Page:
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‘Sharkwater’ Filmmaker Making New Documentary Exposing Companies That Use Shark Products

Rob Stewart, the filmmaker who made the award-winning movie “Sharkwater,” is working on a new, shark-related movie project.

The original “Sharkwater” exposed the exploitation and corruption surrounding the world’s shark populations in the marine reserves of Cocos Island, Costa Rica and the Galapagos Islands off Ecuador.

Stewart‘s latest project, “Sharkwater: Extinction,” delves into the fishing of sharks for use in cosmetics, pet food, livestock feed, fertilizer and even vaccines. As his crowdfunding page states:

“They’re even renaming sharks “flake,” “rock salmon” and other fake names — and feeding them to us so we don’t know we’re eating sharks!”

The film will look at the top cosmetics companies in North America and identify the ones that use sharks as part of their ingredients.

To make his movie, Stewart has launched a Kickstarter campaign to raise a minimum of US$150,000 (136,184 Euros).

Of that $150,000, Stewart and his team plan to spend 53 percent of it on travel, 30 percent on cameras, lighting and sound equipment, 20 percent on post-production and 15 percent for the crew.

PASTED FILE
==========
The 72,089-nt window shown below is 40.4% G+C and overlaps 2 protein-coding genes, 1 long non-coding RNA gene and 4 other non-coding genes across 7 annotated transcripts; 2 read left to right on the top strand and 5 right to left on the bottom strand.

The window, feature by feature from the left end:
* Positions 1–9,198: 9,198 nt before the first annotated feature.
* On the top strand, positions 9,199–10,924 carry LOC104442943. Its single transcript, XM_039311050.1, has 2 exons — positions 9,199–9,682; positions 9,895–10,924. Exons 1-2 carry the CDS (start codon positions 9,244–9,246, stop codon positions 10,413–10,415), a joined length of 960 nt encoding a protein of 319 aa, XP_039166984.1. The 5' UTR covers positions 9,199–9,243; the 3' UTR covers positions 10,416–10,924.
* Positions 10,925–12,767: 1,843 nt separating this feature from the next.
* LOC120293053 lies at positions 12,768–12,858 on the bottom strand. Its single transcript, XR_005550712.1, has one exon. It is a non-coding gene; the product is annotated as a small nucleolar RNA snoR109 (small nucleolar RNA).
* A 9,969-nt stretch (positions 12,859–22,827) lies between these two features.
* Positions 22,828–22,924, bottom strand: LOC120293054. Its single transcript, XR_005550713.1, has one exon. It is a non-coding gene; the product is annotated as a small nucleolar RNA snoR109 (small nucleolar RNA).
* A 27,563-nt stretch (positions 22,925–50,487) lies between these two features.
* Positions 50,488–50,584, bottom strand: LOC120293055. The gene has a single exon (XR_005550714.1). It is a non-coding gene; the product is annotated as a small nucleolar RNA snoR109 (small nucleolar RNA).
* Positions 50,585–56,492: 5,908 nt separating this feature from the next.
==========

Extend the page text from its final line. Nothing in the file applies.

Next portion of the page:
The team also has a stretch goal for $300,000, which would allow them to buy RED 6K cameras to capture sharks in slow motion. They’ll also be able to get custom-built hidden cameras, along with a musical soundtrack and the ability to film in locations like Alaska for Salmon Sharks and the Gulf of Mexico for Mako sharks.

Additional stretch goals of $500,000 and up will help the team improve the final film’s production value.

For more info, check out the campaign’s KickStarter page at

John Liang
John Liang
John Liang is the News Editor at He first got the diving bug while in High School in Cairo, Egypt, where he earned his PADI Open Water Diver certification in the Red Sea off the Sinai Peninsula. Since then, John has dived in a volcanic lake in Guatemala, among white-tipped sharks off the Pacific Coast of Costa Rica, and other places including a pool in Las Vegas helping to break the world record for the largest underwater press conference.